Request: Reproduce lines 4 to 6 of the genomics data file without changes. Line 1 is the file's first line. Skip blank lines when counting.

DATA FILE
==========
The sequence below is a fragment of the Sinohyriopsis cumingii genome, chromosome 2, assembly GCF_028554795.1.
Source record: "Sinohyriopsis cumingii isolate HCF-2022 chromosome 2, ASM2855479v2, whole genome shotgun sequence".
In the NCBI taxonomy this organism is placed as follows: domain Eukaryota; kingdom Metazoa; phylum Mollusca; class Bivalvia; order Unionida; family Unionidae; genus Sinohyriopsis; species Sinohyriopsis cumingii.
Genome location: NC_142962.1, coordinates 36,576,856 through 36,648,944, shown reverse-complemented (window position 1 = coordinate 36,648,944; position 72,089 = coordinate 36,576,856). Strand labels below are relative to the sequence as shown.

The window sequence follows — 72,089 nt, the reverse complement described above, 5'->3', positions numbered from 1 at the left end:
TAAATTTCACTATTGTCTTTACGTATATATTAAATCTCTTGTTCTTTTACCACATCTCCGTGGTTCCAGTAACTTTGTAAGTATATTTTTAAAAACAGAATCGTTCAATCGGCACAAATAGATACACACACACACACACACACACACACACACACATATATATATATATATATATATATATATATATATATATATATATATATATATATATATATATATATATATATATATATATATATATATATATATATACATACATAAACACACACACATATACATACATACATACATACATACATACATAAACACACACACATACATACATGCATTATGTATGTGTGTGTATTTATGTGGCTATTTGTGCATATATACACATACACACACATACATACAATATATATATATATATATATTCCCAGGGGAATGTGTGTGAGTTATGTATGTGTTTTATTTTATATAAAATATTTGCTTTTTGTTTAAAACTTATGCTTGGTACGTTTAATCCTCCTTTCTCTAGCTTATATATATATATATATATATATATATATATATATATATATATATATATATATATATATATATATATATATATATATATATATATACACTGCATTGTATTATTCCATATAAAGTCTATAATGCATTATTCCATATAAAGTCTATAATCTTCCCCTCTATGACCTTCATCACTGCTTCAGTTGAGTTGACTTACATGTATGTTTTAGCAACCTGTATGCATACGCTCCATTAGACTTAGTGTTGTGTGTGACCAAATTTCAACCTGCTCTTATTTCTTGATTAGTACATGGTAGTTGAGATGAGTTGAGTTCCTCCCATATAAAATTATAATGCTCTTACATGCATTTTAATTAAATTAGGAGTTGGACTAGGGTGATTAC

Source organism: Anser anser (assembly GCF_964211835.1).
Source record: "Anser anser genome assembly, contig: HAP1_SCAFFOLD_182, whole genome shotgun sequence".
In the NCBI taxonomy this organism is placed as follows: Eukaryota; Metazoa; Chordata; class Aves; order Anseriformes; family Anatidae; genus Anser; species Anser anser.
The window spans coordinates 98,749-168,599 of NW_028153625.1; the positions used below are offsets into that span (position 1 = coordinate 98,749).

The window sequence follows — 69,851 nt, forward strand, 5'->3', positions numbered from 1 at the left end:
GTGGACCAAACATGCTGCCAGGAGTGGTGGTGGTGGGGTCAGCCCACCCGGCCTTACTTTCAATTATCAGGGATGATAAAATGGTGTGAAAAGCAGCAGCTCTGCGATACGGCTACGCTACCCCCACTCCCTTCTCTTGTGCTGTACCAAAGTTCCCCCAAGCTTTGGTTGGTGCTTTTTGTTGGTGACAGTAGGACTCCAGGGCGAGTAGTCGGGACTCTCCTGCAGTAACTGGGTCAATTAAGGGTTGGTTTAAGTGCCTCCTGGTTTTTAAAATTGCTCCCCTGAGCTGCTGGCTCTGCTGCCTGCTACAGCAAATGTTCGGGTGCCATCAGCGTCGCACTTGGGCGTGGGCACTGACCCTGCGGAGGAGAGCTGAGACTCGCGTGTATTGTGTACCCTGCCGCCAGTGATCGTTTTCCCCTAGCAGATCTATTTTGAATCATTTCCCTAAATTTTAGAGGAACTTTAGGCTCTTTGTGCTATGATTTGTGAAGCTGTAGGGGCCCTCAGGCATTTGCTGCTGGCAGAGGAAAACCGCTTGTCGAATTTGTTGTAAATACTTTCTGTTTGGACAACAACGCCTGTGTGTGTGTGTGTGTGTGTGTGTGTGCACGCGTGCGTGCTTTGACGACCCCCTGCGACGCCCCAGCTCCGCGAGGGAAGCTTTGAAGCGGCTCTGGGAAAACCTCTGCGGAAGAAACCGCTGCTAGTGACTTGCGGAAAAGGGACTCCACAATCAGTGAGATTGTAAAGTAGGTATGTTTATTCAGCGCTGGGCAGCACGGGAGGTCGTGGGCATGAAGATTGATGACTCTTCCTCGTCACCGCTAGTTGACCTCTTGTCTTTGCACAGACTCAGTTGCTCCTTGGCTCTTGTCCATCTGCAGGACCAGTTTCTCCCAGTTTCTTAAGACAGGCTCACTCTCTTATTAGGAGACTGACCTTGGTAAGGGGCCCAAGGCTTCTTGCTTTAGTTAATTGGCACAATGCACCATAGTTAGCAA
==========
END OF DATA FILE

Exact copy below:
Genome location: NC_142962.1, coordinates 36,576,856 through 36,648,944, shown reverse-complemented (window position 1 = coordinate 36,648,944; position 72,089 = coordinate 36,576,856). Strand labels below are relative to the sequence as shown.

The window sequence follows — 72,089 nt, the reverse complement described above, 5'->3', positions numbered from 1 at the left end:
TAAATTTCACTATTGTCTTTACGTATATATTAAATCTCTTGTTCTTTTACCACATCTCCGTGGTTCCAGTAACTTTGTAAGTATATTTTTAAAAACAGAATCGTTCAATCGGCACAAATAGATACACACACACACACACACACACACACACACACATATATATATATATATATATATATATATATATATATATATATATATATATATATATATATATATATATATATATATATATATATATATATATATATACATACATAAACACACACACATATACATACATACATACATACATACATACATAAACACACACACATACATACATGCATTATGTATGTGTGTGTATTTATGTGGCTATTTGTGCATATATACACATACACACACATACATACAATATATATATATATATATATTCCCAGGGGAATGTGTGTGAGTTATGTATGTGTTTTATTTTATATAAAATATTTGCTTTTTGTTTAAAACTTATGCTTGGTACGTTTAATCCTCCTTTCTCTAGCTTATATATATATATATATATATATATATATATATATATATATATATATATATATATATATATATATATATATATATATATATATATACACTGCATTGTATTATTCCATATAAAGTCTATAATGCATTATTCCATATAAAGTCTATAATCTTCCCCTCTATGACCTTCATCACTGCTTCAGTTGAGTTGACTTACATGTATGTTTTAGCAACCTGTATGCATACGCTCCATTAGACTTAGTGTTGTGTGTGACCAAATTTCAACCTGCTCTTATTTCTTGATTAGTACATGGTAGTTGAGATGAGTTGAGTTCCTCCCATATAAAATTATAATGCTCTTACATGCATTTTAATTAAATTAGGAGTTGGACTAGGGTGATTAC